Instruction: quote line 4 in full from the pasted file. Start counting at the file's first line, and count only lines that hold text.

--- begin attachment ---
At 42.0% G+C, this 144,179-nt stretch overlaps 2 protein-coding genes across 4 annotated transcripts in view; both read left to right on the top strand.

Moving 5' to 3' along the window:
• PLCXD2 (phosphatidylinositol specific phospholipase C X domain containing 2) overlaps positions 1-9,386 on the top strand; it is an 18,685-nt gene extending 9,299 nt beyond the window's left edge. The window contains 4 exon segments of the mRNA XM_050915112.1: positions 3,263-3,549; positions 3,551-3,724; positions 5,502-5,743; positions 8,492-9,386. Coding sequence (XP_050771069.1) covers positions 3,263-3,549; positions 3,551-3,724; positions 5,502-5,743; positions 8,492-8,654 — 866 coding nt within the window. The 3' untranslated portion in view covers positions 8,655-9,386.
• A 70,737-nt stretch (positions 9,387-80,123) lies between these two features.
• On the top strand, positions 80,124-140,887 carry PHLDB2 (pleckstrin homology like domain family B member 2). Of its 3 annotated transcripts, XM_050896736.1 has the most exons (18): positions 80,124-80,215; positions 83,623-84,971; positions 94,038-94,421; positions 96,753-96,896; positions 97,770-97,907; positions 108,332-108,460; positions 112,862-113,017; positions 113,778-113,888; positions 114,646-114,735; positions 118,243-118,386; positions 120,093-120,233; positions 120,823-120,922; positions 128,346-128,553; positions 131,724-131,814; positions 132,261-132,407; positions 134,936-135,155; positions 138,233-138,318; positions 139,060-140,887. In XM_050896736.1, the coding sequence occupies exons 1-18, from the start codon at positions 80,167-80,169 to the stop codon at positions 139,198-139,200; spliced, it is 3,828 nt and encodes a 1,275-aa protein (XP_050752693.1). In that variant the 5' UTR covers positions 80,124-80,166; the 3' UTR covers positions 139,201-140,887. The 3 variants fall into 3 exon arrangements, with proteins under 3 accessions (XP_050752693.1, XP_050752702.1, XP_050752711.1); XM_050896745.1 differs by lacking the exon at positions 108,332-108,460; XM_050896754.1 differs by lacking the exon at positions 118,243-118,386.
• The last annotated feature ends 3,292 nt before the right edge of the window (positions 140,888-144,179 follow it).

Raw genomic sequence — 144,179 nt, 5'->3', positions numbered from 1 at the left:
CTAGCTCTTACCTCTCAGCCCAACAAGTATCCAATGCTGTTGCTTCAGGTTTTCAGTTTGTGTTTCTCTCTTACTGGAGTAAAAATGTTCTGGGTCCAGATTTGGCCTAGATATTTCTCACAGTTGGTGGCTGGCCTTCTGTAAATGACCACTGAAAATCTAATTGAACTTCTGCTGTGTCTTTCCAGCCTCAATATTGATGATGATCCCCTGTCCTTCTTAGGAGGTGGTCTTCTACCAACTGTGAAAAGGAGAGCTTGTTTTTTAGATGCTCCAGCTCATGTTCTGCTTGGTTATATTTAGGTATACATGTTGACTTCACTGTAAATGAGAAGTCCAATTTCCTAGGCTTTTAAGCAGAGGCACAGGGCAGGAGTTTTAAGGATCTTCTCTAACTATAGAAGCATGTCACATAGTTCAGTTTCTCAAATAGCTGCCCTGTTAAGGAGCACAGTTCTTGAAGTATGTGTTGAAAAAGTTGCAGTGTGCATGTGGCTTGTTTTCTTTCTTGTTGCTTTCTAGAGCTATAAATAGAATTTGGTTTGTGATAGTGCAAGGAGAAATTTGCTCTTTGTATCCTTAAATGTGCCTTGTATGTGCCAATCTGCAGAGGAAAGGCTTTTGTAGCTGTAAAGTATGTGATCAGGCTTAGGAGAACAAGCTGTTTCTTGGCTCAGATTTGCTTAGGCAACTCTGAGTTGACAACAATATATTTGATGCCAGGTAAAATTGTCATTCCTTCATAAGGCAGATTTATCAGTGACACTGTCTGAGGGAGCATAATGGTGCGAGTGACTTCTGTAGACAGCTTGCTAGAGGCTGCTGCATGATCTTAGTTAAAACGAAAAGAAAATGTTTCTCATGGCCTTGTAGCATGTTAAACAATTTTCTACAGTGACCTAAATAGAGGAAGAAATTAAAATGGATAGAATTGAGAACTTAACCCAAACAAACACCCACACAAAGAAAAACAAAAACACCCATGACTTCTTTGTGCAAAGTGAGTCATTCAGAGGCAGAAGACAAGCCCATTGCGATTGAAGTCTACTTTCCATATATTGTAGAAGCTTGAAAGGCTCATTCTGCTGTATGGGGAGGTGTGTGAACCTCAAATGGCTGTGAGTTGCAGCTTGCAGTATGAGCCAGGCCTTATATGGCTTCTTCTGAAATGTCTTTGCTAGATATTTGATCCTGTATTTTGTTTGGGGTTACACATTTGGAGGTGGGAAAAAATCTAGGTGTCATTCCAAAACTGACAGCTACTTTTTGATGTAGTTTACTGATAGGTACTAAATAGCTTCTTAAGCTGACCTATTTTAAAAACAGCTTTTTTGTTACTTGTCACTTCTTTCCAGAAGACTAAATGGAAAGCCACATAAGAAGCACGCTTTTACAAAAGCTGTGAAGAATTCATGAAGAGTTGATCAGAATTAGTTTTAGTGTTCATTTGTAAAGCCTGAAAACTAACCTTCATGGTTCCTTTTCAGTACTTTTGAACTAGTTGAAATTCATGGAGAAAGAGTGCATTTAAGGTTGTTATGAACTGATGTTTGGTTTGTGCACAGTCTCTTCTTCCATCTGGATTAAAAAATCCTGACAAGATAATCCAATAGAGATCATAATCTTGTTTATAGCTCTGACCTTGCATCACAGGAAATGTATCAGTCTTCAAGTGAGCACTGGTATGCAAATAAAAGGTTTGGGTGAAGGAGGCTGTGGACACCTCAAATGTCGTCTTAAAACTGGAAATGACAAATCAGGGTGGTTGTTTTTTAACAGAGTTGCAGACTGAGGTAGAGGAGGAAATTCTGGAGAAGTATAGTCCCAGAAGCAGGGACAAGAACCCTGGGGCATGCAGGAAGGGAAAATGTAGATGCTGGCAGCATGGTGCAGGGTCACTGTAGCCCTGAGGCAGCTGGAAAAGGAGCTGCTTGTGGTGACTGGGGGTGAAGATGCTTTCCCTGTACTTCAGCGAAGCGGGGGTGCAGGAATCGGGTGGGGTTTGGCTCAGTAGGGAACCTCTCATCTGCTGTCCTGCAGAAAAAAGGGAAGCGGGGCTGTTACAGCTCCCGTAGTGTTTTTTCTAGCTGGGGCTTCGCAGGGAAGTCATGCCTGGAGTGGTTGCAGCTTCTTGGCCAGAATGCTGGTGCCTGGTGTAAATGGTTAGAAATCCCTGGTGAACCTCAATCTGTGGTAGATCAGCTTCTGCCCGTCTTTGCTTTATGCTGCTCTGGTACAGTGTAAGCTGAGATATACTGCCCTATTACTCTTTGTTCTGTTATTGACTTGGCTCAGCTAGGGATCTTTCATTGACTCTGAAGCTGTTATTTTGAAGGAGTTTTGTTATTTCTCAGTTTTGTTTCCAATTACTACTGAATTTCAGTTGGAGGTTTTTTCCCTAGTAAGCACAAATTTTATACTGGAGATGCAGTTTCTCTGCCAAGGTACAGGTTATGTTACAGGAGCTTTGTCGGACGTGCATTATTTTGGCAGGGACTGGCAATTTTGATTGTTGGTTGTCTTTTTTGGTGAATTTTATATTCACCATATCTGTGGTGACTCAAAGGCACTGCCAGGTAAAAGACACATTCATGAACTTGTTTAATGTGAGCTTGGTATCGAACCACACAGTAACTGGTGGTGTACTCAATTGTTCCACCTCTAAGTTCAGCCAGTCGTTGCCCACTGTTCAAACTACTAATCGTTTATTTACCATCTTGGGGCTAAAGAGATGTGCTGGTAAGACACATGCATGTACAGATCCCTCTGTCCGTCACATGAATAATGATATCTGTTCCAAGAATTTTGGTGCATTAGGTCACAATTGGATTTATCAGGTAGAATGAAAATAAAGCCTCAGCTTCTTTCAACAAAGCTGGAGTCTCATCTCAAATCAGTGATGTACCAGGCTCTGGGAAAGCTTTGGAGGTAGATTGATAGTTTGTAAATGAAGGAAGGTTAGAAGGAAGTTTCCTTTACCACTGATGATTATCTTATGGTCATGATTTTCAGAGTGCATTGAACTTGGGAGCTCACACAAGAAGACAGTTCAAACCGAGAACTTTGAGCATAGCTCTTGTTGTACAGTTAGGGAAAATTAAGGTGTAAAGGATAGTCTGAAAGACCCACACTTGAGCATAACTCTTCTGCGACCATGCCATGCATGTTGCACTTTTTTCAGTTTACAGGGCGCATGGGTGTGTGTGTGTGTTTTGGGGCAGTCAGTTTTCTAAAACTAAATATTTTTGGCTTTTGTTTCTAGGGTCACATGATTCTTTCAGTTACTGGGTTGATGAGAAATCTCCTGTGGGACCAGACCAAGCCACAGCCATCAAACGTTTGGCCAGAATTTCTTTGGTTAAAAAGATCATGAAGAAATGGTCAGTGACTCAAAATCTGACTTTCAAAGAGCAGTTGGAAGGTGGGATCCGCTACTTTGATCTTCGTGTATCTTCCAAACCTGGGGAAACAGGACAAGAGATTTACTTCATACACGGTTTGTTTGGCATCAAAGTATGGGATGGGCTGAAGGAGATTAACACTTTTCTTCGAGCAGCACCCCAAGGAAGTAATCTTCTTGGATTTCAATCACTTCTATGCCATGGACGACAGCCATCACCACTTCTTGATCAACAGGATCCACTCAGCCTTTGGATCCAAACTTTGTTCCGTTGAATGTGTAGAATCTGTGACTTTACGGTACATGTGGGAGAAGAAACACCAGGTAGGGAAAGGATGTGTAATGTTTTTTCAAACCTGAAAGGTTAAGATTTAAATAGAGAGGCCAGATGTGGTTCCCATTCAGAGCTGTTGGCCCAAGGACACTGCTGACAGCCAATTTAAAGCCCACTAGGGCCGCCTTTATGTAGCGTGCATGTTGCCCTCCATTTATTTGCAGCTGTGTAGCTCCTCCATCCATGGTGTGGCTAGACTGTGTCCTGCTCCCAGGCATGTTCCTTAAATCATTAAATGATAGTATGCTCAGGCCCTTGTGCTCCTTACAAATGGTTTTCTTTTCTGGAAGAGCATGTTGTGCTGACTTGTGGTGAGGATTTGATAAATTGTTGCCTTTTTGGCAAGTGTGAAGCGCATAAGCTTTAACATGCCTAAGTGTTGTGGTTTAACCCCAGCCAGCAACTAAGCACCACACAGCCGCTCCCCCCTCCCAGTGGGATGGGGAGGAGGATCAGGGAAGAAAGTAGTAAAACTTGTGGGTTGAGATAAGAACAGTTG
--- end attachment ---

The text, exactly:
• A 70,737-nt stretch (positions 9,387-80,123) lies between these two features.